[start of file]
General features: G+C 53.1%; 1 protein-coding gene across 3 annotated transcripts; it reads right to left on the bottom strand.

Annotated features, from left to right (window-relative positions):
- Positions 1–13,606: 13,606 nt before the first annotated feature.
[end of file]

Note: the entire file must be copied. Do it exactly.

General features: G+C 53.1%; 1 protein-coding gene across 3 annotated transcripts; it reads right to left on the bottom strand.

Annotated features, from left to right (window-relative positions):
- Positions 1–13,606: 13,606 nt before the first annotated feature.